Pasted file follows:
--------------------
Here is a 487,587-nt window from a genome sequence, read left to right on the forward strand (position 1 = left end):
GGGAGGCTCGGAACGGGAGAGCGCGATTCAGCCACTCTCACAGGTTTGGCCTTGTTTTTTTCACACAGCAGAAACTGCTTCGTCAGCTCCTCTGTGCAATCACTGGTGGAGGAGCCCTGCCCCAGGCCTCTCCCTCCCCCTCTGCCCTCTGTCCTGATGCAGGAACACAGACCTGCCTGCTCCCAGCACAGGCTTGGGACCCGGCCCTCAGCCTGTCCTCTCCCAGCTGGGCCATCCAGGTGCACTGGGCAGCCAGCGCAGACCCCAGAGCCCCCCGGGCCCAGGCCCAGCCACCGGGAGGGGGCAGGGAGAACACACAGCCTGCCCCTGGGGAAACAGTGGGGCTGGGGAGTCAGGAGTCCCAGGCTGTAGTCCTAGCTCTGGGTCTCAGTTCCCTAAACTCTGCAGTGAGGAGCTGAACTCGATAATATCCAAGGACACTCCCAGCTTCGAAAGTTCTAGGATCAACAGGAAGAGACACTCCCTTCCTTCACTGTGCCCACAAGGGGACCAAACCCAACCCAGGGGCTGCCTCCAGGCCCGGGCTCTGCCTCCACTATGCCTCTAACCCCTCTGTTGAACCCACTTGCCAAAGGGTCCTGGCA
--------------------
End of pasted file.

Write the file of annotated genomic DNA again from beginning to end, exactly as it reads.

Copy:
Here is a 487,587-nt window from a genome sequence, read left to right on the forward strand (position 1 = left end):
GGGAGGCTCGGAACGGGAGAGCGCGATTCAGCCACTCTCACAGGTTTGGCCTTGTTTTTTTCACACAGCAGAAACTGCTTCGTCAGCTCCTCTGTGCAATCACTGGTGGAGGAGCCCTGCCCCAGGCCTCTCCCTCCCCCTCTGCCCTCTGTCCTGATGCAGGAACACAGACCTGCCTGCTCCCAGCACAGGCTTGGGACCCGGCCCTCAGCCTGTCCTCTCCCAGCTGGGCCATCCAGGTGCACTGGGCAGCCAGCGCAGACCCCAGAGCCCCCCGGGCCCAGGCCCAGCCACCGGGAGGGGGCAGGGAGAACACACAGCCTGCCCCTGGGGAAACAGTGGGGCTGGGGAGTCAGGAGTCCCAGGCTGTAGTCCTAGCTCTGGGTCTCAGTTCCCTAAACTCTGCAGTGAGGAGCTGAACTCGATAATATCCAAGGACACTCCCAGCTTCGAAAGTTCTAGGATCAACAGGAAGAGACACTCCCTTCCTTCACTGTGCCCACAAGGGGACCAAACCCAACCCAGGGGCTGCCTCCAGGCCCGGGCTCTGCCTCCACTATGCCTCTAACCCCTCTGTTGAACCCACTTGCCAAAGGGTCCTGGCA